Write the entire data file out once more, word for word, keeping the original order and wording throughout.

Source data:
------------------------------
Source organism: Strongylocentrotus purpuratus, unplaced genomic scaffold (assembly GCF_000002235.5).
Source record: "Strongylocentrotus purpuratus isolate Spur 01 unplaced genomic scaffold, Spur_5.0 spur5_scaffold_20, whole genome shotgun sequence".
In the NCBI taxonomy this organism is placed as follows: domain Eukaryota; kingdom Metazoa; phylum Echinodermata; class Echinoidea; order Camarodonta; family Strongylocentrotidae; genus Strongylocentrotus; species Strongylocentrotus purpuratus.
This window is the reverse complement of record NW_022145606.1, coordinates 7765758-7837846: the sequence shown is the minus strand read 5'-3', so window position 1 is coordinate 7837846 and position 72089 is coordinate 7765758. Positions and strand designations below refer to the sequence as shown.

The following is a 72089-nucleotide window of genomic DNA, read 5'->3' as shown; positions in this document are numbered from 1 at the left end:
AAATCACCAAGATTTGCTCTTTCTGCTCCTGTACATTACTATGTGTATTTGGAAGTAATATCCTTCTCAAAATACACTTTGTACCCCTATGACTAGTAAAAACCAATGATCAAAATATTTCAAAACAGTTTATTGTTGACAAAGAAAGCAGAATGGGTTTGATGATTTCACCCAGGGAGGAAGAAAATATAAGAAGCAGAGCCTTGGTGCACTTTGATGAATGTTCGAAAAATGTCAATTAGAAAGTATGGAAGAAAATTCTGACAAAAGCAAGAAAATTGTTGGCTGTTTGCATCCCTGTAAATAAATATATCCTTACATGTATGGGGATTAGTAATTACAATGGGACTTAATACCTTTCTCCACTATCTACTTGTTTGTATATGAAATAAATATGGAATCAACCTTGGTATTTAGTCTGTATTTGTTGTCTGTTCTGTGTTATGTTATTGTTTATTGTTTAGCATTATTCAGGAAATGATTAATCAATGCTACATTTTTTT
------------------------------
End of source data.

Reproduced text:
Source organism: Strongylocentrotus purpuratus, unplaced genomic scaffold (assembly GCF_000002235.5).
Source record: "Strongylocentrotus purpuratus isolate Spur 01 unplaced genomic scaffold, Spur_5.0 spur5_scaffold_20, whole genome shotgun sequence".
In the NCBI taxonomy this organism is placed as follows: domain Eukaryota; kingdom Metazoa; phylum Echinodermata; class Echinoidea; order Camarodonta; family Strongylocentrotidae; genus Strongylocentrotus; species Strongylocentrotus purpuratus.
This window is the reverse complement of record NW_022145606.1, coordinates 7765758-7837846: the sequence shown is the minus strand read 5'-3', so window position 1 is coordinate 7837846 and position 72089 is coordinate 7765758. Positions and strand designations below refer to the sequence as shown.

The following is a 72089-nucleotide window of genomic DNA, read 5'->3' as shown; positions in this document are numbered from 1 at the left end:
AAATCACCAAGATTTGCTCTTTCTGCTCCTGTACATTACTATGTGTATTTGGAAGTAATATCCTTCTCAAAATACACTTTGTACCCCTATGACTAGTAAAAACCAATGATCAAAATATTTCAAAACAGTTTATTGTTGACAAAGAAAGCAGAATGGGTTTGATGATTTCACCCAGGGAGGAAGAAAATATAAGAAGCAGAGCCTTGGTGCACTTTGATGAATGTTCGAAAAATGTCAATTAGAAAGTATGGAAGAAAATTCTGACAAAAGCAAGAAAATTGTTGGCTGTTTGCATCCCTGTAAATAAATATATCCTTACATGTATGGGGATTAGTAATTACAATGGGACTTAATACCTTTCTCCACTATCTACTTGTTTGTATATGAAATAAATATGGAATCAACCTTGGTATTTAGTCTGTATTTGTTGTCTGTTCTGTGTTATGTTATTGTTTATTGTTTAGCATTATTCAGGAAATGATTAATCAATGCTACATTTTTTT